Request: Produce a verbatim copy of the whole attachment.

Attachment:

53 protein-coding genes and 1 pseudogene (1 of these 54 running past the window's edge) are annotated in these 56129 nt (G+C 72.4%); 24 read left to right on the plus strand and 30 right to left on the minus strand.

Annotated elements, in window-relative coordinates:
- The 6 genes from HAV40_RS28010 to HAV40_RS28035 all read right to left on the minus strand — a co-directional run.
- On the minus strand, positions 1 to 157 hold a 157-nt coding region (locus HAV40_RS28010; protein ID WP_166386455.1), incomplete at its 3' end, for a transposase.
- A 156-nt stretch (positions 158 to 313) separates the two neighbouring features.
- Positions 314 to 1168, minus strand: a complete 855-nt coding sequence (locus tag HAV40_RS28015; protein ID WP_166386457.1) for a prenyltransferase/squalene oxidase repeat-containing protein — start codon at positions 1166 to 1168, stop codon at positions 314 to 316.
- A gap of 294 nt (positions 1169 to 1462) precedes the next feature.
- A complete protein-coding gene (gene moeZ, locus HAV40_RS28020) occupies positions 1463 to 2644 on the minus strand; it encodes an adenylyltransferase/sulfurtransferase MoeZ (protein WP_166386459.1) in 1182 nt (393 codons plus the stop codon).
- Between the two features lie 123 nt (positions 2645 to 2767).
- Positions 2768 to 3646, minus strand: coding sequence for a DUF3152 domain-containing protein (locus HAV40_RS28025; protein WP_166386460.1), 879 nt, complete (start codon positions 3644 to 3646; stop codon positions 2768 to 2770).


53 protein-coding genes and 1 pseudogene (1 of these 54 running past the window's edge) are annotated in these 56129 nt (G+C 72.4%); 24 read left to right on the plus strand and 30 right to left on the minus strand.

Annotated elements, in window-relative coordinates:
- The 6 genes from HAV40_RS28010 to HAV40_RS28035 all read right to left on the minus strand — a co-directional run.
- On the minus strand, positions 1 to 157 hold a 157-nt coding region (locus HAV40_RS28010; protein ID WP_166386455.1), incomplete at its 3' end, for a transposase.
- A 156-nt stretch (positions 158 to 313) separates the two neighbouring features.
- Positions 314 to 1168, minus strand: a complete 855-nt coding sequence (locus tag HAV40_RS28015; protein ID WP_166386457.1) for a prenyltransferase/squalene oxidase repeat-containing protein — start codon at positions 1166 to 1168, stop codon at positions 314 to 316.
- A gap of 294 nt (positions 1169 to 1462) precedes the next feature.
- A complete protein-coding gene (gene moeZ, locus HAV40_RS28020) occupies positions 1463 to 2644 on the minus strand; it encodes an adenylyltransferase/sulfurtransferase MoeZ (protein WP_166386459.1) in 1182 nt (393 codons plus the stop codon).
- Between the two features lie 123 nt (positions 2645 to 2767).
- Positions 2768 to 3646, minus strand: coding sequence for a DUF3152 domain-containing protein (locus HAV40_RS28025; protein WP_166386460.1), 879 nt, complete (start codon positions 3644 to 3646; stop codon positions 2768 to 2770).